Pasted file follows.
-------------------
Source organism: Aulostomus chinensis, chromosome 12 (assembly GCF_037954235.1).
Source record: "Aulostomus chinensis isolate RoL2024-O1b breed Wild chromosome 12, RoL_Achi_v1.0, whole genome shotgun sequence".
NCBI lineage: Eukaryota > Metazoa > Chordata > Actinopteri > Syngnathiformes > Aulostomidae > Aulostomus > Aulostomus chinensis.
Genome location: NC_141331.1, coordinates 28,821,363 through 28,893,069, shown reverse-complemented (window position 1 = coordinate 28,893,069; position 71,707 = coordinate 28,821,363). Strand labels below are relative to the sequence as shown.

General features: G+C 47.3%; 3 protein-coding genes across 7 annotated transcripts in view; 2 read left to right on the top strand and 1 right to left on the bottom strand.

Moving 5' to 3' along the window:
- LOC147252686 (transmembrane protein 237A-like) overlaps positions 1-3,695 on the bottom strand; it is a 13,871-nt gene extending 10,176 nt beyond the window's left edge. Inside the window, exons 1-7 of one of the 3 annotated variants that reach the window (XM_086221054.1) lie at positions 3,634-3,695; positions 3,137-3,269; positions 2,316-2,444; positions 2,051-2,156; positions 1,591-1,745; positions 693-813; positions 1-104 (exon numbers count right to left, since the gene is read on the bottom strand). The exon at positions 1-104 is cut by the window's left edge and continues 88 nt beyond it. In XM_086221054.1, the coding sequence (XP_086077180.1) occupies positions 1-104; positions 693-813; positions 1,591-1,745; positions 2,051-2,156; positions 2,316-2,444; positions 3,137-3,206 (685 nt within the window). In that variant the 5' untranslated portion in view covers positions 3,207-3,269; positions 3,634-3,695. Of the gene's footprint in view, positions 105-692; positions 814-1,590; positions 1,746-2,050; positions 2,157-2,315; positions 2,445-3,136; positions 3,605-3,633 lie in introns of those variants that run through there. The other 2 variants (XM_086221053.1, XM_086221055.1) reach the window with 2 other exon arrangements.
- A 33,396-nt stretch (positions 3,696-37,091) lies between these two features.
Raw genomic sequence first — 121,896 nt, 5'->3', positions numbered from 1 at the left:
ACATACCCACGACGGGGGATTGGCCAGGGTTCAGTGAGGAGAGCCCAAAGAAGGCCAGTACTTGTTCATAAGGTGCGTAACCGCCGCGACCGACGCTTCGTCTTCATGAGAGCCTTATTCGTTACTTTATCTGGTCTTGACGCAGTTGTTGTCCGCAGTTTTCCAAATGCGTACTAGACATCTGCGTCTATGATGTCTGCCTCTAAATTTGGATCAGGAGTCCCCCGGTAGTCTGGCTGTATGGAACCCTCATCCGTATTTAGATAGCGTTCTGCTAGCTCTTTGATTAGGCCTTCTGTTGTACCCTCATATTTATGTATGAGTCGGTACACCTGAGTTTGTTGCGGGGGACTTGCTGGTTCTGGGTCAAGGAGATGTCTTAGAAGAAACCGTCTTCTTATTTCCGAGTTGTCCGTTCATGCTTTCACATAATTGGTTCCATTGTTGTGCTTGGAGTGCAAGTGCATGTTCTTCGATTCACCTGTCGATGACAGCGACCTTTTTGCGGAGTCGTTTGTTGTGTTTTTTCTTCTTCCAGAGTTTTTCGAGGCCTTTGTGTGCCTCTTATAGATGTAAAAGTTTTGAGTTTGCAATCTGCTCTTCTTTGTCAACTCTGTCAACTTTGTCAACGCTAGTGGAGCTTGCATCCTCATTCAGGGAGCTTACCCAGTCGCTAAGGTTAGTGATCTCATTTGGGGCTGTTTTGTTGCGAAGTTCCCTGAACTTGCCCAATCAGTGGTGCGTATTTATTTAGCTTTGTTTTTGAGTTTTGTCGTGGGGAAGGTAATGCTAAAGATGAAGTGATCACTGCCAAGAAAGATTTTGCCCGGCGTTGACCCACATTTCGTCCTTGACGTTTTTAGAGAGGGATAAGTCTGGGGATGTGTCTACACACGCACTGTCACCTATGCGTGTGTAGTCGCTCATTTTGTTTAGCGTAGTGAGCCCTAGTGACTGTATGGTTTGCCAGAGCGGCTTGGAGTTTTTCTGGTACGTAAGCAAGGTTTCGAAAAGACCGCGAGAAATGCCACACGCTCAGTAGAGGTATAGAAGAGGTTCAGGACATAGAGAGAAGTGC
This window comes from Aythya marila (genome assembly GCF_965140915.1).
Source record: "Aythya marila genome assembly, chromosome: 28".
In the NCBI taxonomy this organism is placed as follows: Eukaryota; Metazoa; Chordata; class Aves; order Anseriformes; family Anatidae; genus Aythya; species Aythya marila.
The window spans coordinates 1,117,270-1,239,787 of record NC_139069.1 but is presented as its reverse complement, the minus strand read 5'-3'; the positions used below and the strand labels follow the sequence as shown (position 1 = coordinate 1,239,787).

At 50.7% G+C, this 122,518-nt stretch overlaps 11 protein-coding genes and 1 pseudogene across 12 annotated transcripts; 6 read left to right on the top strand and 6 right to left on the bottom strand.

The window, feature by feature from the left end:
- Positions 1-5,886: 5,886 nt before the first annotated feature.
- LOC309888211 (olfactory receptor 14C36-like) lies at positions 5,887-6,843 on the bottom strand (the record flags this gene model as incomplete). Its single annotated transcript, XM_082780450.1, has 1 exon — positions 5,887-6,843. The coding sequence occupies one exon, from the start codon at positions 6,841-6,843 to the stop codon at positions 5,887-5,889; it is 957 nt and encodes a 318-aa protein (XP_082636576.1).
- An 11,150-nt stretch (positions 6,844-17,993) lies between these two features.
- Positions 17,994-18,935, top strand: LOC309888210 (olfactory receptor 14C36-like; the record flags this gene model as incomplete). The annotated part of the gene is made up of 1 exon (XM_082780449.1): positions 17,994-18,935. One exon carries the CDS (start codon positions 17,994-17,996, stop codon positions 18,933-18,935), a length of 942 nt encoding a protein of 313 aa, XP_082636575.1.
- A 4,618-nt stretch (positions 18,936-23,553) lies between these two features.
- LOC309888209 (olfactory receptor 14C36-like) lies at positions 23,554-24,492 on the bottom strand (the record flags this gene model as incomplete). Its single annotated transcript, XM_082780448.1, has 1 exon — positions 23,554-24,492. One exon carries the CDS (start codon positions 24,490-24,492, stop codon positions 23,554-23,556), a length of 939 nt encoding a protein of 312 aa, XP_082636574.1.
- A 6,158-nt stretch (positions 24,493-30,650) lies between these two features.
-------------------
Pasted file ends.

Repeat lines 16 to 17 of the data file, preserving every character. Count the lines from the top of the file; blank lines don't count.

The window, feature by feature from the left end:
- Positions 1-5,886: 5,886 nt before the first annotated feature.